The 2009 conference will be held in Amsterdam, The Netherlands, in De Rode Hoed, a former Remonstrant church built in 1616 and located in the heart of Amsterdam's historic district. One of the leading cultural centers of Europe, with one of the continent's largest historical inner cities, Amsterdam has breathtaking architecture, an extensive web of canals and side streets, and many world-renowned museums and cultural attractions. The city offers a wide range of accommodation, from luxury hotels to modest hostels, and is easily accessible from the Amsterdam International Airport.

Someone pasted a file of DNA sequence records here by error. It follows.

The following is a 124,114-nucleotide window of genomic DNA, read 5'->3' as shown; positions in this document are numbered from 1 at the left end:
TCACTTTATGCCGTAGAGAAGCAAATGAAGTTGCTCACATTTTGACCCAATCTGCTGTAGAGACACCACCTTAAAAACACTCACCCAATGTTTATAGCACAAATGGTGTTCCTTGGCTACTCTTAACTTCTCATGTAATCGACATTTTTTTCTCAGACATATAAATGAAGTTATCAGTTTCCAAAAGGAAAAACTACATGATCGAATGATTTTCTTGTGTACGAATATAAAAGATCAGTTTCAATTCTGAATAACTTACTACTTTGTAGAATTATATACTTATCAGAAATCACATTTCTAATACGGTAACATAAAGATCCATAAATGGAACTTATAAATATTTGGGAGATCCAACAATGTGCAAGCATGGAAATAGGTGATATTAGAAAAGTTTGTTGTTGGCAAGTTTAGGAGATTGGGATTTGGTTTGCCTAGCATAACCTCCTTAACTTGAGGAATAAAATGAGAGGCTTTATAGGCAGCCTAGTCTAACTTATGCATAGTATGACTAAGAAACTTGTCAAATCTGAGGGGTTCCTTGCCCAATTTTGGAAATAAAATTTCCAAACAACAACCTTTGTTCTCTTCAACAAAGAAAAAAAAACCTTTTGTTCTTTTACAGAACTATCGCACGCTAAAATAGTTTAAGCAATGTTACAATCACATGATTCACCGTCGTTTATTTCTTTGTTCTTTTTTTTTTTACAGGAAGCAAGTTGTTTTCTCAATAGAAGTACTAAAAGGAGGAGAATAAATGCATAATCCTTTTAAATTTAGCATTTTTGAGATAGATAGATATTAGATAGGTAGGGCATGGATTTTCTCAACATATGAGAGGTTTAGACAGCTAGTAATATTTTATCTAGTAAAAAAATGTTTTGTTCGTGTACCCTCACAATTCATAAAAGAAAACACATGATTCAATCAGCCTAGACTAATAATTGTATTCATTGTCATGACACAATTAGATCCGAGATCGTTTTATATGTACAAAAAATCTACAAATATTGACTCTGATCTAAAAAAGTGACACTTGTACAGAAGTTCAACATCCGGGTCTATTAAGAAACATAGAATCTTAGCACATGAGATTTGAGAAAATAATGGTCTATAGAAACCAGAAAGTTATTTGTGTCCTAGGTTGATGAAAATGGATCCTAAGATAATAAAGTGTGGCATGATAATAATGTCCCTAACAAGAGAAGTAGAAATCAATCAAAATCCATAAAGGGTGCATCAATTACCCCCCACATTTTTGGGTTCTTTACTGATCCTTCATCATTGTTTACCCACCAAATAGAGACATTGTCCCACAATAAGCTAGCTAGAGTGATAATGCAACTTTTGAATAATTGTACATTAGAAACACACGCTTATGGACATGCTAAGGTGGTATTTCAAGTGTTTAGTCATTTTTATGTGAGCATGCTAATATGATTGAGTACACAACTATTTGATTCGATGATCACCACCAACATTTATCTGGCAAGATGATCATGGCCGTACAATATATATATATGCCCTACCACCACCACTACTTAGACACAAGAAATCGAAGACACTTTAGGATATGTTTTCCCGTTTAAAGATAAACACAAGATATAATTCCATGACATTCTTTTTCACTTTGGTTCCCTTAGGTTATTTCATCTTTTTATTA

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A hatters shop was situated behind the buildings Keizersgracht 102 to 106 until 1629. The little red hat on the façade of number 104 is a reminder from which the building derives its name. In 1629 the wine merchant Antoni de Lange and doctor Jan van Hartoghvelt bought the hatter’s shop on behalf of the Remonstrant Brethern in order to hold their services there. Officially these services were forbidden. In 1630 a real church was built on the foundations of the hatter’s shop with entrances at Keizersgracht, numbers 102 and 108. The original organ was built around 1719 by the German Thomas Weidtmann. The current organ dates from 1862 and was built by P. Flaes, an organ builder of Amsterdam. The building remained a Remonstrant church until 1957. It is the biggest and oldest clandestine church remaining in the Netherlands. Established in 1990, De Rode Hoed has since been a famous national debating centre.